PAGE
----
(2008) dir. Hayao Miyazaki
viewed: 08/16/09 at AMC Loews Metreon 16, SF, CA
Ponyo is the latest film from the great, wonderful, amazing Hayao Miyazaki. It’s the softest and gentlest of his films since My Neighbor Totoro (1988), the most G-rated and little kid-friendly. His range in his audience is not necessarily huge, but this film is on the extreme end of accessibilty and identification with small children, and at the same time, open and wonderful to all as is true with all of his wonderful films. And Ponyo, while it’s not quite Totoro, or Spirited Away (2001), is a wonderful film itself, featuring many characteristics about Miyazaki’s world that amaze and enchant.
Ponyo is a revision of The Little Mermaid by Hans Christian Anderson, but in this case, the heroine is not a mermaid, but a goldfish with a human face and magical powers. And her father is some alchemist technician who struggles to keep the sea in balance, her mother is the ocean itself, embodied by the image of a human godess. Ponyo falls in love with a five year old boy, Sosuke, for whom she wants to transform herself into a human. The story is less about a purely romanticized love, but a love that seems to transcend everything, ultimately symbolizing a binding of humanity and nature, a nature simply alive with anthropomorphication, living waves, living bubbles, fish of all kinds. It ties in with other themes of Miyazaki, the spirit world of traditional Japanese beliefs in which spirits inhabit everything, and thusly, everything is more or less alive, especially if not specifically, the natural world.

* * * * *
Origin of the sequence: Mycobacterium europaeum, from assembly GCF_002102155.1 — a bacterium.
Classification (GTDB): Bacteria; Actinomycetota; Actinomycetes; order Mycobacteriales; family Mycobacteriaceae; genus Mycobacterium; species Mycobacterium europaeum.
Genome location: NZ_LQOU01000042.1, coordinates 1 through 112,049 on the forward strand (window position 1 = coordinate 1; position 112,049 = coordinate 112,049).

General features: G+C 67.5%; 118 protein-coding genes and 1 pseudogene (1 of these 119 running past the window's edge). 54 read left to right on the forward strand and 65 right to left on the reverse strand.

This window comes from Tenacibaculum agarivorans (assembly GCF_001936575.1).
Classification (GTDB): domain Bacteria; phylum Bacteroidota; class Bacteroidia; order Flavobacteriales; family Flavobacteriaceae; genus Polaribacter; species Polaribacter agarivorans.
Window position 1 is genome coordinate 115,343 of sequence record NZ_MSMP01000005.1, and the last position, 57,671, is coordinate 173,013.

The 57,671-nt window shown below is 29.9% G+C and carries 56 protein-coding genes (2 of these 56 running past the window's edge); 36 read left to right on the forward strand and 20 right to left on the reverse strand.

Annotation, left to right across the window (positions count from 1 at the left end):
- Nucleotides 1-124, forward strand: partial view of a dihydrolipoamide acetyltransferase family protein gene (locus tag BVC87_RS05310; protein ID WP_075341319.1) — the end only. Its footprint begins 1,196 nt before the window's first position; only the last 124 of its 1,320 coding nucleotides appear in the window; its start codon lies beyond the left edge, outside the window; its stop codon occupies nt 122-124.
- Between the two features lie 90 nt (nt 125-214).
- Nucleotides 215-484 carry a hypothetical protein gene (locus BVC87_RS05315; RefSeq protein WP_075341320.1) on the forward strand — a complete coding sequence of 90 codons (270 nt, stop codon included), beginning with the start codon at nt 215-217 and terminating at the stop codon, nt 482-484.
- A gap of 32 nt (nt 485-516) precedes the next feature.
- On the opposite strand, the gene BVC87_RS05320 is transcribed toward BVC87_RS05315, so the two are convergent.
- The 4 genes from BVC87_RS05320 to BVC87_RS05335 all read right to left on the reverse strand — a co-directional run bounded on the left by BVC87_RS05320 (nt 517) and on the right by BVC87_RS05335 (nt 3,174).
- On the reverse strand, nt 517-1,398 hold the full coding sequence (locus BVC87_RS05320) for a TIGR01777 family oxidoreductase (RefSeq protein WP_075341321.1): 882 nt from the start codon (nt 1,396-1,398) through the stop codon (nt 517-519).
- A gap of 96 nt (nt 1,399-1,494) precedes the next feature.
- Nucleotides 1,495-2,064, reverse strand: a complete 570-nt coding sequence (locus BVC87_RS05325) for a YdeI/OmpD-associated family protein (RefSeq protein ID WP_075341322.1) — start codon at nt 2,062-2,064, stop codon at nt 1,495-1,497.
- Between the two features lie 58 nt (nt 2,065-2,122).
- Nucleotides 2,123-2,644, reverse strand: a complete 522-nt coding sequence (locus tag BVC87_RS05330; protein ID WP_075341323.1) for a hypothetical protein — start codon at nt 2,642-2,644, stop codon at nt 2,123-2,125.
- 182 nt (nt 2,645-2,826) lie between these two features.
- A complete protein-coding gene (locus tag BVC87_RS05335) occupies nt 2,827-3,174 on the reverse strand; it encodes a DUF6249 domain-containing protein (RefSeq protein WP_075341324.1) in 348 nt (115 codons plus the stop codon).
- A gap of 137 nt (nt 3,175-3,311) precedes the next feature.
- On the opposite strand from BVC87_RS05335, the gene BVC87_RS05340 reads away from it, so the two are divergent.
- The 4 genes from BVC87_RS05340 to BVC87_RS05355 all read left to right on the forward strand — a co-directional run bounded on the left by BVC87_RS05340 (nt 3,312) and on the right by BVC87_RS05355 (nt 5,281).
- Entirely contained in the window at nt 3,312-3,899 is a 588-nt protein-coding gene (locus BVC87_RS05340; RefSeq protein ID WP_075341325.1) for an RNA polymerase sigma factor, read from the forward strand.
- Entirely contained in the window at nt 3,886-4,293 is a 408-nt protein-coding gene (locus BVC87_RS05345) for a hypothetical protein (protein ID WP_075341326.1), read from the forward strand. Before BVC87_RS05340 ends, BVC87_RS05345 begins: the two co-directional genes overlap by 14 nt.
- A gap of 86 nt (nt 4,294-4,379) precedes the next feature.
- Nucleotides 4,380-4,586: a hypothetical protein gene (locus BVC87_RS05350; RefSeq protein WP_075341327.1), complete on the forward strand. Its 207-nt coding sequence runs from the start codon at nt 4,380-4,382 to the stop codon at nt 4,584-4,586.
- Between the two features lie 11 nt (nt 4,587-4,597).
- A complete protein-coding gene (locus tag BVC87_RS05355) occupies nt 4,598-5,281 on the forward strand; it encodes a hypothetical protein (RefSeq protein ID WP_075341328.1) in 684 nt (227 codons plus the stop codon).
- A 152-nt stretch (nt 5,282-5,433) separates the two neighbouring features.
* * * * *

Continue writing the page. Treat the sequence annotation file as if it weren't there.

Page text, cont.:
Miyazaki creates images that no one else could. Ponyo is constantly metamorphizing via her magic, growing chicken-like arms and legs, occasionally like some blob thing more than fish, but ultimately, one of the film’s most stunning images is her running across the giant waves, racing after Sosuke and his mother in their car. She has a joie de vivre, a spark of love and life and energy that is vibrant and magical, a really lovely, fun character. The strangeness of the sea and of some of the images that Miyazaki dreams up, he spawn-like little sisters, her father’s watering can system, the weird ships and strange simple technologies he loves to dream up.
And the film has a sweetness for the elderly, something that occurs frequently in his films, mostly notably in his last film, Howl’s Moving Castle (2004), with the young girl becoming old and the ability to hang onto or lose one’s youth. In Ponyo, it is the children and the senior’s center, more a vague Greek chorus than important figure.
Ponyo is lovely. We are very lucky to have Hayao Miyazaki’s films, that he continues to make such amazing, creative, unique work. There is charm, joy, love, and a deep appreciation for the magic and metamorphosis in animation, the ability to instill the anthropomorphism that is in essence his sensibility of nature and traditional Japanese values that agree with that belief. And to create characters and instances, images, and actions that are simple, yet true, true cinema.